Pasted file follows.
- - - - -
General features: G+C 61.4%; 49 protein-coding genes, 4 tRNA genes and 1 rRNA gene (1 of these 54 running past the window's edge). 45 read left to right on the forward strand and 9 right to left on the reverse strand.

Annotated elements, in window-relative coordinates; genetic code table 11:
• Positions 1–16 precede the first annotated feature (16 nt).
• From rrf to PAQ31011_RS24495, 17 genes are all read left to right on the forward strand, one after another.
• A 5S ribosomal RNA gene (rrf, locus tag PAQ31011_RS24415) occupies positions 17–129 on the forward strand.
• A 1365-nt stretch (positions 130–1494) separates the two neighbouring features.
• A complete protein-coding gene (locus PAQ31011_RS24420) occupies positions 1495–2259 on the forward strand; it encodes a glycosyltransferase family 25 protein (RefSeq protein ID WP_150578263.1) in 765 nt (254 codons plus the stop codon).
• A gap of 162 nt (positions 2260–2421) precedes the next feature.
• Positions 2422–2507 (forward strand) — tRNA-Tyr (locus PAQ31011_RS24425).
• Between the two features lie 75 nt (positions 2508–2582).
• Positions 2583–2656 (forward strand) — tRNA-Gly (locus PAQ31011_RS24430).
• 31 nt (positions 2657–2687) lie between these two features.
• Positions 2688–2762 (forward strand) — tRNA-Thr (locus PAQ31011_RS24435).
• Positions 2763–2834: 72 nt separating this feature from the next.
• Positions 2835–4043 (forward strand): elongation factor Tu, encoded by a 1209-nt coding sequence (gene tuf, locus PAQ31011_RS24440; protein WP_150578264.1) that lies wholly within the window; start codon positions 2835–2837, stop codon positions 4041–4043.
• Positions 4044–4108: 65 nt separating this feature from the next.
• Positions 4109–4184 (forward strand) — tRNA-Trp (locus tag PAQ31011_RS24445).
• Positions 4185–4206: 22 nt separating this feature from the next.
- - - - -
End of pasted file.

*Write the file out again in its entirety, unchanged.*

General features: G+C 61.4%; 49 protein-coding genes, 4 tRNA genes and 1 rRNA gene (1 of these 54 running past the window's edge). 45 read left to right on the forward strand and 9 right to left on the reverse strand.

Annotated elements, in window-relative coordinates; genetic code table 11:
• Positions 1–16 precede the first annotated feature (16 nt).
• From rrf to PAQ31011_RS24495, 17 genes are all read left to right on the forward strand, one after another.
• A 5S ribosomal RNA gene (rrf, locus tag PAQ31011_RS24415) occupies positions 17–129 on the forward strand.
• A 1365-nt stretch (positions 130–1494) separates the two neighbouring features.
• A complete protein-coding gene (locus PAQ31011_RS24420) occupies positions 1495–2259 on the forward strand; it encodes a glycosyltransferase family 25 protein (RefSeq protein ID WP_150578263.1) in 765 nt (254 codons plus the stop codon).
• A gap of 162 nt (positions 2260–2421) precedes the next feature.
• Positions 2422–2507 (forward strand) — tRNA-Tyr (locus PAQ31011_RS24425).
• Between the two features lie 75 nt (positions 2508–2582).
• Positions 2583–2656 (forward strand) — tRNA-Gly (locus PAQ31011_RS24430).
• 31 nt (positions 2657–2687) lie between these two features.
• Positions 2688–2762 (forward strand) — tRNA-Thr (locus PAQ31011_RS24435).
• Positions 2763–2834: 72 nt separating this feature from the next.
• Positions 2835–4043 (forward strand): elongation factor Tu, encoded by a 1209-nt coding sequence (gene tuf, locus PAQ31011_RS24440; protein WP_150578264.1) that lies wholly within the window; start codon positions 2835–2837, stop codon positions 4041–4043.
• Positions 4044–4108: 65 nt separating this feature from the next.
• Positions 4109–4184 (forward strand) — tRNA-Trp (locus tag PAQ31011_RS24445).
• Positions 4185–4206: 22 nt separating this feature from the next.